The track continued to improve (well sort of) and we passed another bothy at Staoineag before heading north east to Creaguaineach lodge at the south end of Loch Treig. Here we stopped for a breather and to take in another spectacular view. As the water level was extremely low, the landscape looked distinctly alien, with large expanses of gravel exposed all around the Loch. It must have been at least 20 or 30 metres below its normal level. Having got our breath back, we crossed the bridge to the south of the lodge, having to walk our bikes across, as it was a wee bit slippy, rotten in places, and there were no barriers to stop us plunging into the water below. Once safely across, it was back on the bikes and we headed east along the south side of the loch and towards the halfway point of our journey.
Now according to Colin (or rather Kenny Wilson’s book) the next stage, Glen Lolairean was where we should expect some “superb” singletrack. Well to come straight to the point, we’re still looking for it! We pushed our way up the Glen following a vague path, and having consulted my satnav (and some teenagers doing their DoE), we headed further south and found the proper path. This didn’t improve however and we pushed on uphill for the best part of 5 Km into a strong headwind. Eventually, after what seemed an eternity, the path turned downhill and became rideable, but by this stage the rain was dinging down, so we took a very welcome break at the Bothy at Loch Chiaran. At this stage we figured we were about two thirds round our loop and that all we had left to do was descend to the Blackwater dam and then head on downhill to Kinlochleven… Easy!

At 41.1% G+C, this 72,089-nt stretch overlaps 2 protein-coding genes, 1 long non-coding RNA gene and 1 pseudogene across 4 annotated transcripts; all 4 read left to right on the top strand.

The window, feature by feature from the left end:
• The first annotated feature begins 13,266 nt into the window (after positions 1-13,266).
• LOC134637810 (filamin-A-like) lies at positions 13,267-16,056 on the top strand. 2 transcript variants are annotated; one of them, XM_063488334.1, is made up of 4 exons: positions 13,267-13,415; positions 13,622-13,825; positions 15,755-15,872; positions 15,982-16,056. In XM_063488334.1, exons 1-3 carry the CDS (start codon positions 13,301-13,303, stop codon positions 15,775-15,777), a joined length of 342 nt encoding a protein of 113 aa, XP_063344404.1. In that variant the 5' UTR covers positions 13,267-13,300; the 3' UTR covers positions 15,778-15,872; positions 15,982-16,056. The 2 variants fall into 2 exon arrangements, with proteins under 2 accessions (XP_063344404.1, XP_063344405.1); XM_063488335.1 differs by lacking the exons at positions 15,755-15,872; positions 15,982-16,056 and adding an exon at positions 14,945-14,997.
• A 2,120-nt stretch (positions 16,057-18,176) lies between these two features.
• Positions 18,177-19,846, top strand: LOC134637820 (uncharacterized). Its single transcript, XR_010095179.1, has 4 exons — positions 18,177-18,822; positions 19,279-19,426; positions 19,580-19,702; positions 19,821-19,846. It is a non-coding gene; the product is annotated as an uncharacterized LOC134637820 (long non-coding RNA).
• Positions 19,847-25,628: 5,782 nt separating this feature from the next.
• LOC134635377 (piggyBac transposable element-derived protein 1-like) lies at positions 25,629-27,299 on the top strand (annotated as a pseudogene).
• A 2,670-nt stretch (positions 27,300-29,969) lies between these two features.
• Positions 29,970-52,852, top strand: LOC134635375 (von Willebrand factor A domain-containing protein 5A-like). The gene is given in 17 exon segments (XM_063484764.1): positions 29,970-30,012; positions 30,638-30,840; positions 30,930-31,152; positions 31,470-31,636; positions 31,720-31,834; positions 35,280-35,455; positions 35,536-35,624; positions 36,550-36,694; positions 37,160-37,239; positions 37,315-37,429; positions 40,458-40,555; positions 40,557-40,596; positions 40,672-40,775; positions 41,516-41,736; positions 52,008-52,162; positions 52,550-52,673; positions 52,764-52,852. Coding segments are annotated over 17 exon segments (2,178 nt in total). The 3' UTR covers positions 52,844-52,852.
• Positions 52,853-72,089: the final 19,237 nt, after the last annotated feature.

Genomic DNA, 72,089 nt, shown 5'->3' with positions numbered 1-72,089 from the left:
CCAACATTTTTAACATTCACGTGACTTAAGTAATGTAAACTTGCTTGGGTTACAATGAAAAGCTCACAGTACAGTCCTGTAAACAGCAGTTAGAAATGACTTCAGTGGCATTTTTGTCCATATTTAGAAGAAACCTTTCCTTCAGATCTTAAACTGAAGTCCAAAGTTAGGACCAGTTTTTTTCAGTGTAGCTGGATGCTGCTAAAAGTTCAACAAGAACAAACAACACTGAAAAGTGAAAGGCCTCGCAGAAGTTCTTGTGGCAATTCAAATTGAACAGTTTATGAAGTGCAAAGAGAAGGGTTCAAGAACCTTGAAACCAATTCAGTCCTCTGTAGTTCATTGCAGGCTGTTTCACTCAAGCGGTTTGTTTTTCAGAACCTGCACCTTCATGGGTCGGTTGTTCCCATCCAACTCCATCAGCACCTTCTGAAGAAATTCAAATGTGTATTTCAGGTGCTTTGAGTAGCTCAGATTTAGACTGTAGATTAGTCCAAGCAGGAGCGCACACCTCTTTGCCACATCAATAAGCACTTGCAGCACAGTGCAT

OK, so it wasn’t quite easy downhill all the way, the path to the dam was basically an almost continuous stream, and if we weren’t wet before, we certainly were by the time we reached the dam. If you haven’t seen it, this is quite impressive and was built at the start of the last century to power the Aluminium smelter at Kinlochleven. The Ciaran path starts at the north end of the dam, but by this stage we were beginning to feel somewhat jaded (knackered), and we quickly reached the conclusion that we weren’t really feeling up to a “highly technical descent featuring TV size boulders”.